operating system process. Further details are subject to
which version of Erlang/OTP you're running and the implementation
has varied significantly over the years and may change.

High availability and isolated failure states are achieved via messages propagated through a web of processes. Leading to interesting high level abstractions such as supervisors and agents for handling local inter process state.

It’s all about tradeoffs

Elixir provides a beautiful modern language that allows you to leverage the amazing ecosystem and novel concurrency ideas built into erlang, offering you the tools to create and design highly fault-tolerant, self-healing systems, sometimes at the cost of absolute runtime performance. You can see this with need to replicate data structures and performing computationally intensive tasks that would make sense to be processed sequentially. Do not despair however, you can carefully poke a hole into the runtime through the C interface via Native Implementation Functions, whether in C++ or perhaps rust via rustler. Or outsource this kind of heavy-lifting if required to a service in a different language. Let’s explore at a high level the conceptual underpinnings of relatively more popular languages and how they stack up against the BEAM’s approach.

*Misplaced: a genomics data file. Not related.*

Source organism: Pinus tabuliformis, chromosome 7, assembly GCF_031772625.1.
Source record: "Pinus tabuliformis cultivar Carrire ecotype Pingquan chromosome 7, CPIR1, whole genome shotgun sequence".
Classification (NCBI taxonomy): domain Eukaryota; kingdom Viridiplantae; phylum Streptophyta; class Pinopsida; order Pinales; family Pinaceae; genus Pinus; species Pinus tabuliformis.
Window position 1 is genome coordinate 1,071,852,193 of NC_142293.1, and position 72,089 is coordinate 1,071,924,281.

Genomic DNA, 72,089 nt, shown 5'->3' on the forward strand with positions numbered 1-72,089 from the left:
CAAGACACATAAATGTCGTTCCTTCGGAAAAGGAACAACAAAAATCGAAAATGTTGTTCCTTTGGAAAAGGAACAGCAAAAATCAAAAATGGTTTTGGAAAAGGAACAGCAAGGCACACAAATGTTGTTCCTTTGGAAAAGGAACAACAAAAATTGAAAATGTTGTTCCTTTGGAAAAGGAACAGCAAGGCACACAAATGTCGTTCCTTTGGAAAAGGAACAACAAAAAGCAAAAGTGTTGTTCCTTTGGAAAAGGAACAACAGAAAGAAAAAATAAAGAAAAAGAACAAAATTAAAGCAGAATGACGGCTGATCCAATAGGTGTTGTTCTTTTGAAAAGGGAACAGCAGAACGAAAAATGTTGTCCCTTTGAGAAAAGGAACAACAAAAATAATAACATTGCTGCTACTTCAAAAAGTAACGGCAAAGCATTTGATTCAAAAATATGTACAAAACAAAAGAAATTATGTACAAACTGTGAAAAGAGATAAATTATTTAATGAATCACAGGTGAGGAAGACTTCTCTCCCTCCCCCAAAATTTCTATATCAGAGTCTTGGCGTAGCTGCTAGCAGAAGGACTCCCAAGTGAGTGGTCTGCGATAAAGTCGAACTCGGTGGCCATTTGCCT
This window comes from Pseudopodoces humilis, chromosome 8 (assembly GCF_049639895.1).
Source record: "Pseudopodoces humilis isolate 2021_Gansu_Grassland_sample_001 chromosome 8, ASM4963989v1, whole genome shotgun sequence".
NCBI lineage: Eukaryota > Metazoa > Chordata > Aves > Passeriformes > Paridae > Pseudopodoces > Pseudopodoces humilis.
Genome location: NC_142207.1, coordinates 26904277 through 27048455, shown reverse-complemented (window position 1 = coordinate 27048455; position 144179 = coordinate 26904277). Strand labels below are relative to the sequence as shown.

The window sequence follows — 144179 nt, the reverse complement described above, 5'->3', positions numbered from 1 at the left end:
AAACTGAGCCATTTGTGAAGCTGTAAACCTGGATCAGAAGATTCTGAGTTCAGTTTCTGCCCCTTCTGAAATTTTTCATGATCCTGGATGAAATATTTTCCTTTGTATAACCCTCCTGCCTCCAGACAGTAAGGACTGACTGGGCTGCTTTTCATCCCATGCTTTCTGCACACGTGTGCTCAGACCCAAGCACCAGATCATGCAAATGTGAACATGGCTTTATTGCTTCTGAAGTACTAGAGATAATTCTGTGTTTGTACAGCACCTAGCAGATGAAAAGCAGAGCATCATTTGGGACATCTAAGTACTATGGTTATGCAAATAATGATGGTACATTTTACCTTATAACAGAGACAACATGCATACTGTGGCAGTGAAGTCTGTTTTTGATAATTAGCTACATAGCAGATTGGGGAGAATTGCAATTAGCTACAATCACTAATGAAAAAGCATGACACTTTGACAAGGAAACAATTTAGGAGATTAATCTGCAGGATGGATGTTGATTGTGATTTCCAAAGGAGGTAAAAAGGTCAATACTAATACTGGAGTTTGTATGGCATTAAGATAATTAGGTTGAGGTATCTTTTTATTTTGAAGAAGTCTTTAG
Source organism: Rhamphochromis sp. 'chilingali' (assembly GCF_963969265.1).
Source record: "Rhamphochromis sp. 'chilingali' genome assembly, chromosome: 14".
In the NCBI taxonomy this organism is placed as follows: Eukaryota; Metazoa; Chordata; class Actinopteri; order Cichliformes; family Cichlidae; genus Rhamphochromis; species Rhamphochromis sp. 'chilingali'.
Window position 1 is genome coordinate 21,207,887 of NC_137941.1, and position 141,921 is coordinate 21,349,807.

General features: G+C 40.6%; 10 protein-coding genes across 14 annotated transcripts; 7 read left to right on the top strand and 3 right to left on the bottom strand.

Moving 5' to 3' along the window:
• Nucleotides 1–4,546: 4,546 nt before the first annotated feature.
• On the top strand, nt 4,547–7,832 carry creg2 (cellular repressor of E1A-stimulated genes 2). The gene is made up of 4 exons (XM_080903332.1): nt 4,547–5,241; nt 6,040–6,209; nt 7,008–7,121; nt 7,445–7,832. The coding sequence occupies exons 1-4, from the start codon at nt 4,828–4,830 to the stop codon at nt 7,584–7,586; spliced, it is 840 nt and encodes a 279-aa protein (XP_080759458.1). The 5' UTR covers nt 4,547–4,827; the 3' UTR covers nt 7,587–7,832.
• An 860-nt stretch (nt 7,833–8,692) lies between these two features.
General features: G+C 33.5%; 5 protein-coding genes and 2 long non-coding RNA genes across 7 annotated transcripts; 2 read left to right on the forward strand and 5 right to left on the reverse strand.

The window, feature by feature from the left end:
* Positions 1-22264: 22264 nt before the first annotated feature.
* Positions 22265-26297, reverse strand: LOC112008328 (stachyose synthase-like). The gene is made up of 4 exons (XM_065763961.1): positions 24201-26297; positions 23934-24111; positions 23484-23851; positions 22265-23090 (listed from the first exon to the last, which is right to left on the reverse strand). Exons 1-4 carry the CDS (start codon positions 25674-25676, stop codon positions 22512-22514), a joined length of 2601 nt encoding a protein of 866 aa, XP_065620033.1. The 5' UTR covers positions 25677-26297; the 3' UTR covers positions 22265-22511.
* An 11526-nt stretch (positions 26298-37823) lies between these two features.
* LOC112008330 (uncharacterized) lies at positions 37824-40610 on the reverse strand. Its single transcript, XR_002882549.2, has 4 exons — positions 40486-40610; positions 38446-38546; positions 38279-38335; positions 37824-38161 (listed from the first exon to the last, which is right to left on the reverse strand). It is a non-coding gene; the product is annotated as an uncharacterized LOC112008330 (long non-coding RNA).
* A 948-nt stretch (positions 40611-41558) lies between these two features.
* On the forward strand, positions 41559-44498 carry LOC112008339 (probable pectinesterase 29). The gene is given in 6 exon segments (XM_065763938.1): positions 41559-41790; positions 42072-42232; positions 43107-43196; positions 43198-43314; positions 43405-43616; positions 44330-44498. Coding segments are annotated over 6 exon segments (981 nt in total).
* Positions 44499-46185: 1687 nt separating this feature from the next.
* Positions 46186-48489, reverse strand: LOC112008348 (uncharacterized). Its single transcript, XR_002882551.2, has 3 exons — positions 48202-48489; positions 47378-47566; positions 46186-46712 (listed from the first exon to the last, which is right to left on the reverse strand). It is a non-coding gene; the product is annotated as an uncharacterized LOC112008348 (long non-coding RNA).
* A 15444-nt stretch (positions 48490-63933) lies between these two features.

Actor Model vs Single Thread(multithreading) (Ruby, Javascript and Python)

Ruby, Javascript and Python all have different concurrent models and implementations, however they share some important similarities at a high enough level they can be grouped together. Ruby(MRI), CPython and Javascript’s v8 runtime(node.js) are all single threaded. Concurrency is achieved via a single Process(operating system) which has one large “main” thread(where the runtime is loaded) which creates smaller threads of execution within a single context(system resources - memory etc).

Note: You can infact create analagous threads of execution
beyond what is given but doing so is expensive and tricky.